As neighbors and members of the same communities, we share many of the same hopes and fears and we all want what’s best for our families. One of the fundamental differences between us is that some of us know where our next meal is coming from and some do not. One in six Oregonians face food insecurity. They struggle silently and make heart-wrenching decisions that nobody should have to make. The need for food is essential and immediate. Without the basic security of knowing when you will eat next it is difficult to focus on anything else. The daily fight to survive can consume your life.
Felicia lives in Coos Bay Oregon and is grateful for your generosity.
"I've really noticed the difference in my skin and body since I got poor. It seems like such a contradiction, but I gained weigh being homeless. I don't even look like me anymore. I've always been a person who was really conscious and careful about what I put in my body. I know what I'm eating now is not good food, but my alternative is to eat nothing.
I lost my job and it only takes about three months for everything to go crazy. All of a sudden you're struggling. I was a web developer and I worked for a company that just up and moved to Tennessee. They said, "If you guys want to move to Tennessee, then make your way there and we'll give you an interview." Not even a job, just an interview. How were we going to make our way to Tennessee?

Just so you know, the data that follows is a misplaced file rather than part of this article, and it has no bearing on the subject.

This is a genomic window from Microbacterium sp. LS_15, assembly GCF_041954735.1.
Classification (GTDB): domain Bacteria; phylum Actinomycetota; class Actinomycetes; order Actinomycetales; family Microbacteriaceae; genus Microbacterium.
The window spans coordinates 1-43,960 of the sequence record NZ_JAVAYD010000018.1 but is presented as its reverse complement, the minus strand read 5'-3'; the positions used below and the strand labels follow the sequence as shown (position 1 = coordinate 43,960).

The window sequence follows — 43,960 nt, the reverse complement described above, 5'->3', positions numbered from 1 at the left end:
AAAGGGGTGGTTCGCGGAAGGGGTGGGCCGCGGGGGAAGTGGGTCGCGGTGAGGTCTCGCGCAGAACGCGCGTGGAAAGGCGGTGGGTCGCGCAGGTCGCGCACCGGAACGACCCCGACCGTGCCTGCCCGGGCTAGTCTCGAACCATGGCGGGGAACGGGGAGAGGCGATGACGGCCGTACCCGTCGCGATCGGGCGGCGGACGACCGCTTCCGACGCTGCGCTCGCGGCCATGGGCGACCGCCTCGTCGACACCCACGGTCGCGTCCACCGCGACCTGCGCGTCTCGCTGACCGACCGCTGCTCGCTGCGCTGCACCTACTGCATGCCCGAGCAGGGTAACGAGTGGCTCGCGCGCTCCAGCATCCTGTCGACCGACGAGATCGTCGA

I'm starting all over. I went from a nice salary to a minimum wage job at a call center. I'm grateful, because there are people who don't have that, but at the same time my health issues are increasing because I have no money."
Felicia participated in Oregon Food Bank's Voices Project. It takes courage to stand up and tell your story so that others might better understand what it means to live with food insecurity. We want to thank the women and men who decided to share their thoughts and experiences with us. Their stories provide us with valuable insight and help us better accomplish our mission to eliminate hunger and its root causes ... because no one should be hungry.
Hunger relief is a year-round effort and we thank you for your continued support. During the holidays our hearts are filled due to the outpouring of community support through food and financial donations as well as volunteerism.
We could not do what we do without the incredible community investment. Last year, volunteers donated over 160,000 hours at Oregon Food Bank! Volunteer efforts assisted us in delivering over 36 million meals throughout Oregon and Clark County, Wash. Nearly a quarter of the food being delivered is purchased through donations made by donors like you. $10 allows us to acquire and distribute one food box which typically feeds a family of four for three to five days.
Why do we do this? We do it for people like Tim.
Friendly people draw others to Clay Street Table
How do you create community for people struggling to make ends meet or those who are homeless? At Clay Street Table volunteers from nearby churches, schools, civic groups, and the community, help run a meal program and pantry at St. Stephen's Episcopal Church in southwest Portland. They serve about 2,000 meals each month.
What sets this program apart is the number of food recipients who are also volunteers. Local residents in low-income housing, as well as the homeless, join forces with volunteers under the direction of Rev. Dr. Paul Davis. Rev. Davis welcomes everyone who enters the door as a friend. His infectious energy gets people working together, blurring the lines between haves and have-nots.